By Leighton Ginn
One of the clear favorites to win a 2019 Oscar is the song “Shallow” from “A
Star is Born,” which will probably go down as one of the top movie songs of all time.
But what are the other greats? There’s been 84 songs to win an Oscar. This is one man’s opinion on the top-10 Oscar-winners of all time.
. SOMEWHERE OVER THE RAINBOW
I think this one is pretty automatic, as this is a song numerous generations have grown up with.
Somewhere Over the Rainbow won the 1930 Academy Awards, making it the sixth song ever to win the award. The American Film Institute has named is the No. 1 song in its “100 Greatest American Movie Music.”
MY HEART WILL GO ON
Celine Dion had so many songs nominated for best song, but this one is her defining number that earned her the 1997 Oscar. “Titanic” is one of the most successful films in history, and this song is one of the reasons why. AFI ranked this No. 10.
Eminem’s theme song from his semi-autobiographical film “8 Mile,” is the classic song from a genre that’s so rarely recognized by the academy. It took home the 2002 Oscar, but AFI isn’t so kind to the song as it only ranked 93rd.
This is the funkiest winner of all time. And quite possibly the coolest song to win the Oscar.
It makes me happy that a best song winner has the lyrics “Who’s the black private dick who’s a sex machine to all the chicks.” We’re talking about “Shaft,” the 1971 award winner. AFI ranked this No. 38.
Can you dig it?
A new version of the “Shaft” series will be out later this year with Richard Roundtree and Samuel L. Jackson.
I’VE HAD THE TIME OF MY LIFE
Nobody puts this song in the corner.
“Dirty Dancing” was the little movie that could, and “I’ve Had the Time of My Life,” was the theme song that made the movie go. It’s a great collaboration between Bill Medley and Jennifer Warnes. Warnes had the golden touch as she also sang in the award-winning “Up Where We Belong,” from An Officer and a Gentleman,” and “It Goes Like It Goes,” from Norma Rae. AFI ranked this No. 86.
And now we begin the Irene Cara portion of the list. She was golden in the 80s with “Fame,” a film in which she also starred in. And that year might have been one of the strongest group of songs, which included the Willie Nelson classic “On The Road Again,” from “Honeysuckle Rose” and Dolly Parton’s hit “9 to 5) from the film of the same name. AFI ranked this song No. 51.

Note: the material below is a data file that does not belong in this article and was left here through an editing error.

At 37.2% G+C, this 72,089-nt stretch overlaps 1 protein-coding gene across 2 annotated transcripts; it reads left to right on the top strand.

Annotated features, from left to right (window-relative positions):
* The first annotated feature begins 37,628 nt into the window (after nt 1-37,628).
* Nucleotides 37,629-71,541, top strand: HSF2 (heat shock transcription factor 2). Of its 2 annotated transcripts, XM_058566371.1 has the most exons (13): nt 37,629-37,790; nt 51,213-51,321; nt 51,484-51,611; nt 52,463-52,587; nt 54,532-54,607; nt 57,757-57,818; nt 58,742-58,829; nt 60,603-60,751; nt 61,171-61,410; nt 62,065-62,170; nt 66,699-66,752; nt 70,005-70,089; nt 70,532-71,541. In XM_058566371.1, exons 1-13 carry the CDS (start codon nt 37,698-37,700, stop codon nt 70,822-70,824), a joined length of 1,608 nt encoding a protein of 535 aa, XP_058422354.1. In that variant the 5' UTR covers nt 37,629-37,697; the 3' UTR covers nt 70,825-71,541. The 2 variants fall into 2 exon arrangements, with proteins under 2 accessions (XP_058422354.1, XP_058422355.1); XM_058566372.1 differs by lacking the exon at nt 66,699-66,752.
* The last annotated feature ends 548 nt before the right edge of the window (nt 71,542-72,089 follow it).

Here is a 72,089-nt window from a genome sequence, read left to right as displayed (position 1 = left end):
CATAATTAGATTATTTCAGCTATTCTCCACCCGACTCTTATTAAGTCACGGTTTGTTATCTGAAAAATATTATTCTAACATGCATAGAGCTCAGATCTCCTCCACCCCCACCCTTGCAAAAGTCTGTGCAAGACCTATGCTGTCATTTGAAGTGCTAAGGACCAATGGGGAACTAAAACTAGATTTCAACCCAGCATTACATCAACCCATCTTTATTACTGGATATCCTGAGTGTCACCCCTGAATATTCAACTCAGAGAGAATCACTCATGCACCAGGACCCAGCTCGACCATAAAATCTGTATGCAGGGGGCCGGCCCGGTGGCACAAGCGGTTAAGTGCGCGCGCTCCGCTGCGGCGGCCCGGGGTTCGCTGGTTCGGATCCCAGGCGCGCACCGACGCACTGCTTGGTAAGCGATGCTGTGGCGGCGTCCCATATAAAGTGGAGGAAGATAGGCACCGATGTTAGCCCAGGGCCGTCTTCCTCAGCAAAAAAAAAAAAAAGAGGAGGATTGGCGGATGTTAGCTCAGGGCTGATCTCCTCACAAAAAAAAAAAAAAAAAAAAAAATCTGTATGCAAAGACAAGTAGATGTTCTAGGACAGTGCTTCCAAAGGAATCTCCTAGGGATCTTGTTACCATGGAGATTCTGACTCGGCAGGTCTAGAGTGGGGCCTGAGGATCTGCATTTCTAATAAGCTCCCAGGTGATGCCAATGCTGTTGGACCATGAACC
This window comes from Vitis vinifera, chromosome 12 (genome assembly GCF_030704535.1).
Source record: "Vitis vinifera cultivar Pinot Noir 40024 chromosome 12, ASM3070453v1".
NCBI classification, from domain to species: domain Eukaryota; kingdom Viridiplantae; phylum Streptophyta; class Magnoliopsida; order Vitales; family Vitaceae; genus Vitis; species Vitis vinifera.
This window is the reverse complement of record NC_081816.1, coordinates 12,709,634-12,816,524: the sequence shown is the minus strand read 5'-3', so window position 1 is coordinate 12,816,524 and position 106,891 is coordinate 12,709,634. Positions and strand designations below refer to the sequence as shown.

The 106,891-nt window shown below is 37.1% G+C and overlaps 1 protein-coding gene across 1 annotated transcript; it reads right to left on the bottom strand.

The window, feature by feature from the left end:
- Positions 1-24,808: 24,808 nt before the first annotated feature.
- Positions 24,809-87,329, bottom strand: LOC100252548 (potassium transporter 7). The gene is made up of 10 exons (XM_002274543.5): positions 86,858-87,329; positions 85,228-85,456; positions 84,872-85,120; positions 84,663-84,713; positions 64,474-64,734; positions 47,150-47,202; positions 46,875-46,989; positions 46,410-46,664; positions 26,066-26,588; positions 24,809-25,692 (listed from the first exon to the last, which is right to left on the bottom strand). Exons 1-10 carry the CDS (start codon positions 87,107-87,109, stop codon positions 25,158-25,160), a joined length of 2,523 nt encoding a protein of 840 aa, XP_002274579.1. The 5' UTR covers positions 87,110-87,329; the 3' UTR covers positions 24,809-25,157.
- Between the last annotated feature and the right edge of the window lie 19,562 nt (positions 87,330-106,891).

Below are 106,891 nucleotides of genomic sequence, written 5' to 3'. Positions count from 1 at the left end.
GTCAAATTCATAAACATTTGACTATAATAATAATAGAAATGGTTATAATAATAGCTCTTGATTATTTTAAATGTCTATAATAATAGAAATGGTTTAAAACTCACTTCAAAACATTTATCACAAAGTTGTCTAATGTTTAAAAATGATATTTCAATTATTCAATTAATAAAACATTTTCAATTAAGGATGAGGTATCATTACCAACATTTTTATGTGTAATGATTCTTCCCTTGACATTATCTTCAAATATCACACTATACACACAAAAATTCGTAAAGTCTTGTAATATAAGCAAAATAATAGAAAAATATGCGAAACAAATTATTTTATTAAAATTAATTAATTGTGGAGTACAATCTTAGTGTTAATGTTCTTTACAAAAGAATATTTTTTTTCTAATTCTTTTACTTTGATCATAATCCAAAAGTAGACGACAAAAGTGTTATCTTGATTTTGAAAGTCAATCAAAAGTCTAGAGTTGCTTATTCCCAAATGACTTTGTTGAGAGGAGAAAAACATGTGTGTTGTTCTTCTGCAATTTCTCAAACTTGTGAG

FLASHDANCE … WHAT A FEELING
Three years later, Irene Cara did it again with the theme from “Flashdance,” as “What a Feeling,” became another classic. And this time, Cara had to beat out Barbra Streisand, who had two songs from “Yentl.” AFI ranked this song No. 55.
UP WHERE WE BELONG
One of the great duets of all time that matched Joe Cocker and Jennifer Warnes, the song from “An Officer and a Gentleman,” was an instant classic. It took home the 1982 Oscar, beating out “Eye of the Tiger” from “Rocky III” and “It Might Be You,” from “Tootsie.” AFI ranked it No. 75.
Andy Williams is famous for singing this song, but it’s Audrey Hepburn’s performance in “Breakfast at Tiffany’s” that won it the Oscar in 1961. AFI ranks it No. 4.
THE WAY YOU LOOK TONIGHT
Fred Astaire is one of the most influential dancers in the history of cinema, which sometimes overshadows his accomplishments as a singer. Although he claims he’s not a great singer, many of Astaire’s songs are stables in the Great American Songbook, including “The Way You Look Tonight” from the 1936 film “Swing Time.” Frank Sinatra, Tony Bennett and Michael Buble have since covered the song. AFI ranked this No. 43.
HONORABLE MENTIONS: Streets of Philadelphia (Philadelphia), Let It Go (Frozen), Thanks for the Memories (The Big Broadcast of 1938), Mona Lisa (Captain Carey, U.S.A.), Last Dance (Thank God It’s Friday), Let The River Run (Working Girl), When You Wish Upon A Star (Pinocchio), White Christmas (Holiday Inn).